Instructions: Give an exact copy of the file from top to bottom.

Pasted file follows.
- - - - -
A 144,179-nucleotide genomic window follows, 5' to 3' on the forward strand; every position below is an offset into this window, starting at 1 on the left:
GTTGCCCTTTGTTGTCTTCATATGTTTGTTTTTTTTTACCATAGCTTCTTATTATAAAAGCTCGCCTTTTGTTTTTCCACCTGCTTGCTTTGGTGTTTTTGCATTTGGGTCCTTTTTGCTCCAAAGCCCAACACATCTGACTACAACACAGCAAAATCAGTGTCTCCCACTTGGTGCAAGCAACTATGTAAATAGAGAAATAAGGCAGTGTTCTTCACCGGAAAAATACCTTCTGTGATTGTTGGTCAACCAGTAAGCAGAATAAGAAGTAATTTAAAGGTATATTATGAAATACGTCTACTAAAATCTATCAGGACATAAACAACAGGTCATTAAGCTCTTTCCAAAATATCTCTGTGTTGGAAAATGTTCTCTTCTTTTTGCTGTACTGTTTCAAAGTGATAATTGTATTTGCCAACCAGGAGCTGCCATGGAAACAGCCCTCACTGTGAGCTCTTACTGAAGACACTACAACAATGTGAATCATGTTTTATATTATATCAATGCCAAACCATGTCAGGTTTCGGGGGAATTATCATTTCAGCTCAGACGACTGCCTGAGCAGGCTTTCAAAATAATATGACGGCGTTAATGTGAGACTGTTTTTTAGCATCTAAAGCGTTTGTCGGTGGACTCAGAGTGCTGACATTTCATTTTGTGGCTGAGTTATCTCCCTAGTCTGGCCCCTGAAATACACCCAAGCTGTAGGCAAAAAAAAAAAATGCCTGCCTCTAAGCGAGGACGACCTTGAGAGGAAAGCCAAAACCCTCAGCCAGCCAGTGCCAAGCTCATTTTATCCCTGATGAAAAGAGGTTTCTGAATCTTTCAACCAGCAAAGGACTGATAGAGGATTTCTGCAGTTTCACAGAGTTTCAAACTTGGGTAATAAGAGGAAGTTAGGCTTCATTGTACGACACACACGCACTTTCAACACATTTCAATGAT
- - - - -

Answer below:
A 144,179-nucleotide genomic window follows, 5' to 3' on the forward strand; every position below is an offset into this window, starting at 1 on the left:
GTTGCCCTTTGTTGTCTTCATATGTTTGTTTTTTTTTACCATAGCTTCTTATTATAAAAGCTCGCCTTTTGTTTTTCCACCTGCTTGCTTTGGTGTTTTTGCATTTGGGTCCTTTTTGCTCCAAAGCCCAACACATCTGACTACAACACAGCAAAATCAGTGTCTCCCACTTGGTGCAAGCAACTATGTAAATAGAGAAATAAGGCAGTGTTCTTCACCGGAAAAATACCTTCTGTGATTGTTGGTCAACCAGTAAGCAGAATAAGAAGTAATTTAAAGGTATATTATGAAATACGTCTACTAAAATCTATCAGGACATAAACAACAGGTCATTAAGCTCTTTCCAAAATATCTCTGTGTTGGAAAATGTTCTCTTCTTTTTGCTGTACTGTTTCAAAGTGATAATTGTATTTGCCAACCAGGAGCTGCCATGGAAACAGCCCTCACTGTGAGCTCTTACTGAAGACACTACAACAATGTGAATCATGTTTTATATTATATCAATGCCAAACCATGTCAGGTTTCGGGGGAATTATCATTTCAGCTCAGACGACTGCCTGAGCAGGCTTTCAAAATAATATGACGGCGTTAATGTGAGACTGTTTTTTAGCATCTAAAGCGTTTGTCGGTGGACTCAGAGTGCTGACATTTCATTTTGTGGCTGAGTTATCTCCCTAGTCTGGCCCCTGAAATACACCCAAGCTGTAGGCAAAAAAAAAAAATGCCTGCCTCTAAGCGAGGACGACCTTGAGAGGAAAGCCAAAACCCTCAGCCAGCCAGTGCCAAGCTCATTTTATCCCTGATGAAAAGAGGTTTCTGAATCTTTCAACCAGCAAAGGACTGATAGAGGATTTCTGCAGTTTCACAGAGTTTCAAACTTGGGTAATAAGAGGAAGTTAGGCTTCATTGTACGACACACACGCACTTTCAACACATTTCAATGAT